Dreyse 1907 Slow Motion Video

The 1907 Dreyse is an early automatic pistol whose design is attributed to Louis Schmeisser. It saw fairly extensive use by the German military during World War I, and was also used by various German police organizations into the early 1930s. Overall, nearly a quarter million were manufactured.

It is a simple blowback action chambered for .32 ACP (7.65mm Browning), and not particularly comfortable. It has an awkward grip angle, awkwardly-short distance from grip to trigger, and top-heavy balance.


  1. I like this kind of video a lot. It had been in past one of tools I used and it is definitely helpful in understanding of what is going on.

    Relating to that, and I do not want to sound picky, some better lighting/ focus conditions would help as this was mentioned by someone before already. If I may, I’d suggest a light background (like Bristol cardboard sheet) right behind observed object.

    Thanks for presentation!

  2. Apart from different look. this pistol has several unusual features;

    -for an unknown cause, the recoil plate of breechbolt was made seperate and located in its place with a rotating movement as secured and aligned at there by the extractor of being a simple leaf spring.

    -Firing is made by a striker which cocks during forward travel of brechbolt against to the recoil spring similar to the current striker firers.

    -The upper part of pistol containing, barrel, recoil spring and breechbolt contents is hinged and breaks up pushing a latch sidewards at rear of receiver for take down. To prevent accidental discharges, this latch has an upward lug working in connection with cocked striker.

    -Initial production had an escaping kind of disconnecting mechanism getting use of the front bottom of the sear to kick off the trigger bar upward, since trigger and sear enagements are obtained through an upward movement as opposite of usual downward of most of the other examples. After a few thousands of samples, a separate disconnector
    was added pushing the trigger bar upward being in connection with working breechbolt.

    -There were several variations and later ones had strikers reaching to full cocked position through trigger action similar to the some of current striker firers.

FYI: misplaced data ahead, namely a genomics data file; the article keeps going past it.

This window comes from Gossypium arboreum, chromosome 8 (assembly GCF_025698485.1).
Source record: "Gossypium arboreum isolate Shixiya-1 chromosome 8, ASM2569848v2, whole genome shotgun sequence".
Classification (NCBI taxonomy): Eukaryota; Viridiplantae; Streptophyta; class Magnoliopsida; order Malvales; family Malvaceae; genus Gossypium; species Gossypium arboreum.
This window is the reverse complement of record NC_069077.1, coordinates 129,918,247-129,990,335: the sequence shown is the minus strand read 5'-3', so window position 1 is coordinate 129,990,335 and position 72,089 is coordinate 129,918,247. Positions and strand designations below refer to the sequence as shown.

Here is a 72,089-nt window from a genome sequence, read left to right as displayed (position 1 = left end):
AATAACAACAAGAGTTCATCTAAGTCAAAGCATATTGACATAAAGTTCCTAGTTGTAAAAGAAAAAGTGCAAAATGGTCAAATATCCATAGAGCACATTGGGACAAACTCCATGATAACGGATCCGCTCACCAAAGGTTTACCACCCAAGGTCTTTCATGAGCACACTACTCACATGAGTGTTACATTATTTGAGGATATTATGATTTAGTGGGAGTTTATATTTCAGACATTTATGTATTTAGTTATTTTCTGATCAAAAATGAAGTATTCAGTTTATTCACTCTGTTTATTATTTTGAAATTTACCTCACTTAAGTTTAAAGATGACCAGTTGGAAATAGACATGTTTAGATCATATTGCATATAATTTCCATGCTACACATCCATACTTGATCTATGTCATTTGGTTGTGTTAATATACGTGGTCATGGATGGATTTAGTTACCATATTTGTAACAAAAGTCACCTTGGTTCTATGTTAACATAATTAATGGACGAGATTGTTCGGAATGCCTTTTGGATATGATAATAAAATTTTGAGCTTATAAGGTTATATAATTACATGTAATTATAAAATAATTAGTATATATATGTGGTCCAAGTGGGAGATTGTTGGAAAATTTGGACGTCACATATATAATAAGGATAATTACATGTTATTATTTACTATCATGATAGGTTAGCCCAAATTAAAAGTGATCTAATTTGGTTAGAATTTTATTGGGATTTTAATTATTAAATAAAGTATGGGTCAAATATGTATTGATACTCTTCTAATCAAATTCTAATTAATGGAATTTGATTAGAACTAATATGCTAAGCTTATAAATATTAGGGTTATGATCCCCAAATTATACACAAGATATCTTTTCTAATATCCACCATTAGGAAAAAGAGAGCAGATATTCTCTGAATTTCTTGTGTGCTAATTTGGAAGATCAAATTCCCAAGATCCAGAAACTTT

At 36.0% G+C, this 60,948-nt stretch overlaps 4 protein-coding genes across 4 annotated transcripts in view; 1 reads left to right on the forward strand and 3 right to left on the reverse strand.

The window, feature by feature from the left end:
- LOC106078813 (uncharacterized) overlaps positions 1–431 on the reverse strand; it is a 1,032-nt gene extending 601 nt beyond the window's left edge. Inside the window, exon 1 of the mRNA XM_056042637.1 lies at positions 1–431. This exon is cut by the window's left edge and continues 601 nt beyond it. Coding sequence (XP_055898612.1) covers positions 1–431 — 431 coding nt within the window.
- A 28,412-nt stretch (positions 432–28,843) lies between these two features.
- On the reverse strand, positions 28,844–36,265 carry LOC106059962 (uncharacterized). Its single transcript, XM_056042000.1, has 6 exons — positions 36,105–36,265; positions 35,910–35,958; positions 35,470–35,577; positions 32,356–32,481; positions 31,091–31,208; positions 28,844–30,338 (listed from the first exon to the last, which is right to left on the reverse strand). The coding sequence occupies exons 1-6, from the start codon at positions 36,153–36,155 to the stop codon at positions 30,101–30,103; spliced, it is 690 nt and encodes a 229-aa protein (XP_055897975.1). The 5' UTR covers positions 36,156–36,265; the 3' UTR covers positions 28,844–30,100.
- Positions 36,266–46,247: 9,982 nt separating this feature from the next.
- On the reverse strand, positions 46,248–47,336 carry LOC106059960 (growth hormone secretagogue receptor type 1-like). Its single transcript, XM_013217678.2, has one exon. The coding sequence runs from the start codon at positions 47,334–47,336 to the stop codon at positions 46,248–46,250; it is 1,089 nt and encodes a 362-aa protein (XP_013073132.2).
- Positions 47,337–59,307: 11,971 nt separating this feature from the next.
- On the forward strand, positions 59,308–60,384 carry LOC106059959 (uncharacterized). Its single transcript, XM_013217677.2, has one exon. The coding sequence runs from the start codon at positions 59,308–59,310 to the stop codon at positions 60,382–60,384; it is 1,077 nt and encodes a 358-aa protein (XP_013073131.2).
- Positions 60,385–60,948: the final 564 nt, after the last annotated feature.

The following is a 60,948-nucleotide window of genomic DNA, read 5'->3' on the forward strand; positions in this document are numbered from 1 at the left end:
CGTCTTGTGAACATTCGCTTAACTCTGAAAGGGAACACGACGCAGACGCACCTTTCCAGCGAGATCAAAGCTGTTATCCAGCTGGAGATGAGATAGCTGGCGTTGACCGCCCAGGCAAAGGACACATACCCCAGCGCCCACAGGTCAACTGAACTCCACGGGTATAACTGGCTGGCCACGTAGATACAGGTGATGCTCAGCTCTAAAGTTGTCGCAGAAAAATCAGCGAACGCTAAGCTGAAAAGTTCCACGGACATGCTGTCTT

-By cause of breechbolt location, gripping serrations are cut at the front and this may be first in that field.

    -Pistol works in simple blowback system. The company made a 9mm Parabellum version a few years later, working in the same manner with a very powerfull return spring engaging with the breechbolt via a hinged top plate, only on its down position. This is for the user to retract the slide for loading or unloading the chamber with a minimum of force free from very powerfull return spring. The concept prooved itself unreliable and deleted after a very short run of production. However the same approach was used later,by Smith and Wesson in 1918 to survive the .35″ pistols in ,32″ACP to support the very light breechbolts against to the recoil of that round, but this too failed.

      • Nearly best text written about that pistol in the net. But author seems made a mistake in descpibing manual retraction of slide since there should be no striker spring resistance during backward travel of slide. It should occur when the slide being on forward, going to “on battery” situation.

  3. Thanks for this. My Dad left me one of these, complete with a 1915 dated holster & spare magazine. I’m 65 now and this was my first pistol. Of course, I still have it and will be passed down inside the family.


  4. One of my favorite “Ugly Guns”. It and the Browning/FN 1900 have to rank near the top for ugly. Second only to Japanese Type 94 probably.

  5. I love mine! It shoots well, and very accurate. probably my most talked about gun, along with my P-38 with Nazi markings.

  6. How are these to shoot? Safe? Have read a few things about them becoming unhinged while firing. Any truth to this? Are they reliable, good shooters or tend to have issues? I enjoy ww1 history and very tempted to get one. Thank you.

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